Todd Farmer

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Recent posts by Todd Farmer

I can tell that the precompile process is able to access the Java code for the custom tags, because the business logic encapsulated in the tags is visible in the precompiled JSPs. It still seems to be naming the PageContext object variable incorrectly.

Odd.

Todd Farmer
18 years ago
That's what I was afraid of. That means I probably need to create a new PK, since my current PK is specific to a company (company_id). Company_id then likely becomes a FK to some other table (that has a PK of company_id and attributes of Company that are static in nature, maybe name).

The good thing is that I am using Hibernate, so changing those relationships will be easy...in that application. Changing it in the Perl legacy code will be less fun.

Thanks for the suggestion!

Todd Farmer
Scott,

Thanks for the reply and for the link. I appreciate the pointers on how to get from where I am today to where I should be/want to be, but I'm still looking for some guidance on determining what a good data model would look like for my scenario. I'd love pointers to tutorials, books or other resources that you may recommend that would help me define an appropriate data model to migrate to.

Thanks!

Todd Farmer
Well, I pulled the custom tag code out to a separate project and used that .jar file (including the .tld) as a dependency for my web project. When I ran the Maven Tomcat plug-in, I ended up with the same result. Bummer.

I guess it is still possible (OK, likely) that I'm doing something wrong and missing some needed configuration to precompile successfully. I've already upgraded from Tomcat 5.0 to 5.5, and that didn't resolve anything. Next step has to be to try pre-compilation using Ant to try to isolate the Maven Tomcat plug-in, I guess.

Todd Farmer
18 years ago
I have a Hibernate application that supports a fairly standard publishing workflow. An end user provides information and submits it for review. Authorized users review, validate and correct the user-supplied data and publish the approved data. While the database schema and the object model for each step is identical, they have to be persisted independently so that one can be changed without affecting others. For example, a user can be modifying the user-supplied data, but this data can't affect that which has already been approved and published without being pushed through the entire process.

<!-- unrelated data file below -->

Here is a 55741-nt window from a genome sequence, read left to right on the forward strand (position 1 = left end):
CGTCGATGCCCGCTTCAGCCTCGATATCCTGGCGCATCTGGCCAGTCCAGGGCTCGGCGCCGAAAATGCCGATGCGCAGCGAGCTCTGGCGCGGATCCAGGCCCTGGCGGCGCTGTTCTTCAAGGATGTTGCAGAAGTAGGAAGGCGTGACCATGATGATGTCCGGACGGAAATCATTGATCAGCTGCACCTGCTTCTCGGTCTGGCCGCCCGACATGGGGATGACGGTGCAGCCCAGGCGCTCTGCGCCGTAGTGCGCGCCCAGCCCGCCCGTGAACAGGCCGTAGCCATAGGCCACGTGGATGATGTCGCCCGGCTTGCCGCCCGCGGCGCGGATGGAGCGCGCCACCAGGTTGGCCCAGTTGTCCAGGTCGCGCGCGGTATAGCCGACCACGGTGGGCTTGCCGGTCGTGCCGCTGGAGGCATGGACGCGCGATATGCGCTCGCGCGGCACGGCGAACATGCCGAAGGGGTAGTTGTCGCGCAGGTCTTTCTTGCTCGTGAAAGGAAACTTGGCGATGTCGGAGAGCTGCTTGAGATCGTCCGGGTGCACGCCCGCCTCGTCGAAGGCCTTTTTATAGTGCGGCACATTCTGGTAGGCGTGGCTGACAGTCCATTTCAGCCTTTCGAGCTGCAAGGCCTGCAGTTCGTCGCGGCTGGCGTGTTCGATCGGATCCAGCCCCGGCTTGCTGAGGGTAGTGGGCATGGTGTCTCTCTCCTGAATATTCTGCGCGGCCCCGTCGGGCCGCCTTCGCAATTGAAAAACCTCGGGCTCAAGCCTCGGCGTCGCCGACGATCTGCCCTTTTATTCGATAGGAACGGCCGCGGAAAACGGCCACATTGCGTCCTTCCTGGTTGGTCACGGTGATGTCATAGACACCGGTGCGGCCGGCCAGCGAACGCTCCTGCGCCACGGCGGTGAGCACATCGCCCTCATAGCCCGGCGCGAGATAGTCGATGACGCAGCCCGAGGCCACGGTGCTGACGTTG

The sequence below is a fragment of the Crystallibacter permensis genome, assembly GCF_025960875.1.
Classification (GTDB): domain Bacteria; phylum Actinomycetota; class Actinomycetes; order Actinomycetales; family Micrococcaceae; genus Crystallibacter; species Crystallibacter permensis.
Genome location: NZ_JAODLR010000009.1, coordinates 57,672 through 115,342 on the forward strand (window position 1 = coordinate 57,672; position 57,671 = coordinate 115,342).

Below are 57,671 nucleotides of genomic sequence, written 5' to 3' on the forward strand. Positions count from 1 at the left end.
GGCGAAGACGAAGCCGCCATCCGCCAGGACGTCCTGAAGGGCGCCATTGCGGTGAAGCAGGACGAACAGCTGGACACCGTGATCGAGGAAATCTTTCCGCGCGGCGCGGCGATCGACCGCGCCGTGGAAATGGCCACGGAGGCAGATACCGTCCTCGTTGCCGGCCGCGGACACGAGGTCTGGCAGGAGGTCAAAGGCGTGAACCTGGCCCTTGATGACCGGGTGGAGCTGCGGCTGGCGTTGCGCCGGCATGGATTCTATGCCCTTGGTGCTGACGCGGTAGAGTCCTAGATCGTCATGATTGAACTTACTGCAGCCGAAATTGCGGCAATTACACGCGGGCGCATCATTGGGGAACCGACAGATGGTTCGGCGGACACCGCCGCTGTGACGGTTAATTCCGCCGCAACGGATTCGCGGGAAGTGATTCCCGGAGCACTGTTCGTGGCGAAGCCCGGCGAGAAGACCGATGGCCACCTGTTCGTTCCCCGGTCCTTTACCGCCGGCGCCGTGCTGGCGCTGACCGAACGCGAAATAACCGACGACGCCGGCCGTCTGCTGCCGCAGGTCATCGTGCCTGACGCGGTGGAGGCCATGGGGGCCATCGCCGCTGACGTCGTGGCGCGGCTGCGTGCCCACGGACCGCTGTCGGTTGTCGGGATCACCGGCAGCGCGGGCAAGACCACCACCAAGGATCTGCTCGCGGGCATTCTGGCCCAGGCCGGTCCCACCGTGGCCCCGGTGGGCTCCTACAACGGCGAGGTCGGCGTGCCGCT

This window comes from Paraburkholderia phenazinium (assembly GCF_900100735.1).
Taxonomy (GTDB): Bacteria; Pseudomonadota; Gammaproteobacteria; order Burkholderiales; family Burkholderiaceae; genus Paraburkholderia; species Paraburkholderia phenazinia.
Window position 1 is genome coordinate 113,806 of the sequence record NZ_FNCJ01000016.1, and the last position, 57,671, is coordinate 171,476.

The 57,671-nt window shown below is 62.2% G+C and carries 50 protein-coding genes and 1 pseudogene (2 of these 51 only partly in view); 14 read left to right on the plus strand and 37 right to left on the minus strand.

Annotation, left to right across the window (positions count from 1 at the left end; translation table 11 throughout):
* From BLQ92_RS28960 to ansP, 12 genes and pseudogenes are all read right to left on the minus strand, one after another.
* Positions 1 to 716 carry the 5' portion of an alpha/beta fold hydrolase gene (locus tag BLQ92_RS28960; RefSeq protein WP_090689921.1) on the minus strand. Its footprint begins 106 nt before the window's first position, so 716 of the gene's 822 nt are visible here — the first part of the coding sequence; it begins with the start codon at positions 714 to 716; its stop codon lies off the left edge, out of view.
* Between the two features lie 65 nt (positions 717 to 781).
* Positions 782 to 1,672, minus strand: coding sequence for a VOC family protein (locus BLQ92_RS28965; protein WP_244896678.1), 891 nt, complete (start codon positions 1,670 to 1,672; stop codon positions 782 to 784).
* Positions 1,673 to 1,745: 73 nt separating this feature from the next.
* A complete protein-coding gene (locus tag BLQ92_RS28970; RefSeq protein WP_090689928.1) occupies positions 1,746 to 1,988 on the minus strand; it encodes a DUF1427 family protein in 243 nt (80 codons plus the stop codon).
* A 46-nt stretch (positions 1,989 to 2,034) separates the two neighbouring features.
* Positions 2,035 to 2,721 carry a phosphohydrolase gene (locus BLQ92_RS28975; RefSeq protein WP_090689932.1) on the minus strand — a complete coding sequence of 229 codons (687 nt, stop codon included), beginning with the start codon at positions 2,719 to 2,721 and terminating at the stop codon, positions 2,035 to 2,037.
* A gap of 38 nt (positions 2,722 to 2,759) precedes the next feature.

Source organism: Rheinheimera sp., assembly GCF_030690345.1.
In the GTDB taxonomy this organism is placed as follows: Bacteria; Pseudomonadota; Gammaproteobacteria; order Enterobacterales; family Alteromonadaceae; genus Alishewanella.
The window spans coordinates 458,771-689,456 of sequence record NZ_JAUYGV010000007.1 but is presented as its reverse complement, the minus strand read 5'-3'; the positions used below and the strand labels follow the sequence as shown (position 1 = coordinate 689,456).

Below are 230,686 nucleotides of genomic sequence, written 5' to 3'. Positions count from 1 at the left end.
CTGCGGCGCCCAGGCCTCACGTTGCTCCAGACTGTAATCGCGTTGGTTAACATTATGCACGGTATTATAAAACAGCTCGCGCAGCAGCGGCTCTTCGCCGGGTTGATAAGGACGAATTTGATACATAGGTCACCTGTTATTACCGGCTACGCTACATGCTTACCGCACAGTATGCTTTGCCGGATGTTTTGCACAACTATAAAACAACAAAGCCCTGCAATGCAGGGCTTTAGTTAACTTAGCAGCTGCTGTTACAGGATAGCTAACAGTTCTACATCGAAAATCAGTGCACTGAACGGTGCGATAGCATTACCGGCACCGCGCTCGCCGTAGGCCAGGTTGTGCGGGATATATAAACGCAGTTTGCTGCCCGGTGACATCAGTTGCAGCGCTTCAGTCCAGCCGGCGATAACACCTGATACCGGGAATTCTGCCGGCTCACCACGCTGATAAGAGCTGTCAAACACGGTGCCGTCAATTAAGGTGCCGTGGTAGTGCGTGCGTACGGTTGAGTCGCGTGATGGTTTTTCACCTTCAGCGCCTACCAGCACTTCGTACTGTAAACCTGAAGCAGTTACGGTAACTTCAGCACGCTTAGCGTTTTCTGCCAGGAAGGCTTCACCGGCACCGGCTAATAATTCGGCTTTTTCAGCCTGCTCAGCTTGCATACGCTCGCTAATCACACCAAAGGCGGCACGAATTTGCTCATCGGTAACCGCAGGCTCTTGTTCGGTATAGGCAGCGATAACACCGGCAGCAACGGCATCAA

My initial database model has a series of three tables with identical columns. For example, a user supplies information on a company, and it is entered into the COMPANY_INITIAL table. When the user submits the company profile, the contents are copied to the COMPANY_REVIEW table. Authorized users make changes as needed (pushing changes back to the COMPANY_INITIAL table is an issue), and once the profile is approved, it migrates to the COMPANY_PRODUCTION table.

OK, now for the question.

I'm trying to determine the best practices approach to dealing with these virtually identical domain objects and database tables. My first attempt feels like a hack. I've used Hibernate's support for naming strategies to reuse the domain objects against the different tables. Of course, this means I have to have multiple sessions (one for each naming strategy). And, of course, to make matters worse, there are tables that do not follow that naming strategy, so I have to hack the naming strategy itself to not modify those table names.

I know I could duplicate the mapping documents and subclass the Company domain object for the _REVIEW and _PRODUCTION stages, but then I've got a lot of duplicate code (and mapping documents). That doesn't seem right, either.

I've thought about migrating to a database schema where all versions of a profile are stored in one table (COMPANY) and there is a discriminator that tells me what state a particular row is in. I'm not sure that's the right solution, and it would require a number of changes to the existing data structure and code.

Any thoughts or guidance on best practices principles or Hibernate concepts that would help out here?

Thanks,

Todd Farmer
That's a really good question. The custom tags I developed haven't been factored out to a separate .jar file (they are under the WEB-INF/classes folder), which is different than the Struts and JSTL code.

I'm using the Maven Tomcat plug-in, so I'm not explicitly setting the classpath for the pre-compile step. I can imagine the loose class files are not being included in the classpath used by the Tomcat plug-in.

I'll try pulling the tags out into a separate .jar file and listing that as a Maven dependency and seeing if that resolves my issue.